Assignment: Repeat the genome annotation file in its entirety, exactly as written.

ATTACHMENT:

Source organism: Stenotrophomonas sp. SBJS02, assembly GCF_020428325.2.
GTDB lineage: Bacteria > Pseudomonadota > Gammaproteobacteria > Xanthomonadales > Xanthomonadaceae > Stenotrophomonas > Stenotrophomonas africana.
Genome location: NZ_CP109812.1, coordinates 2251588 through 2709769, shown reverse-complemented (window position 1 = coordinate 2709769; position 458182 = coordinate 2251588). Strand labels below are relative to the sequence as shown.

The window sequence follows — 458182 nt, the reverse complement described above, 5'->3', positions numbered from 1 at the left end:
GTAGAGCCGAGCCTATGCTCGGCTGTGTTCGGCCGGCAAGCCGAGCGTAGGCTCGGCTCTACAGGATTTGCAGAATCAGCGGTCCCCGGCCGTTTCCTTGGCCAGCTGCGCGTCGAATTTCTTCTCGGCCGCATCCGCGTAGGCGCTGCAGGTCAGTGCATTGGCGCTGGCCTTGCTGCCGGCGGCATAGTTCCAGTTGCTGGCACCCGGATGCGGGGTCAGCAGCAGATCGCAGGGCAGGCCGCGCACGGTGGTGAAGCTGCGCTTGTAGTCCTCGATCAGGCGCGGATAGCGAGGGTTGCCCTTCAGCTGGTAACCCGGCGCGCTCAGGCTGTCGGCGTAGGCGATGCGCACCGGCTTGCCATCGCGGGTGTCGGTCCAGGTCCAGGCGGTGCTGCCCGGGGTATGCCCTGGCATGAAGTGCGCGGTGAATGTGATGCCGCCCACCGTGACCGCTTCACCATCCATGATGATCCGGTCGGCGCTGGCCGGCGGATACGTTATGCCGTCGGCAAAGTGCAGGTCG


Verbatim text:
Source organism: Stenotrophomonas sp. SBJS02, assembly GCF_020428325.2.
GTDB lineage: Bacteria > Pseudomonadota > Gammaproteobacteria > Xanthomonadales > Xanthomonadaceae > Stenotrophomonas > Stenotrophomonas africana.
Genome location: NZ_CP109812.1, coordinates 2251588 through 2709769, shown reverse-complemented (window position 1 = coordinate 2709769; position 458182 = coordinate 2251588). Strand labels below are relative to the sequence as shown.

The window sequence follows — 458182 nt, the reverse complement described above, 5'->3', positions numbered from 1 at the left end:
GTAGAGCCGAGCCTATGCTCGGCTGTGTTCGGCCGGCAAGCCGAGCGTAGGCTCGGCTCTACAGGATTTGCAGAATCAGCGGTCCCCGGCCGTTTCCTTGGCCAGCTGCGCGTCGAATTTCTTCTCGGCCGCATCCGCGTAGGCGCTGCAGGTCAGTGCATTGGCGCTGGCCTTGCTGCCGGCGGCATAGTTCCAGTTGCTGGCACCCGGATGCGGGGTCAGCAGCAGATCGCAGGGCAGGCCGCGCACGGTGGTGAAGCTGCGCTTGTAGTCCTCGATCAGGCGCGGATAGCGAGGGTTGCCCTTCAGCTGGTAACCCGGCGCGCTCAGGCTGTCGGCGTAGGCGATGCGCACCGGCTTGCCATCGCGGGTGTCGGTCCAGGTCCAGGCGGTGCTGCCCGGGGTATGCCCTGGCATGAAGTGCGCGGTGAATGTGATGCCGCCCACCGTGACCGCTTCACCATCCATGATGATCCGGTCGGCGCTGGCCGGCGGATACGTTATGCCGTCGGCAAAGTGCAGGTCG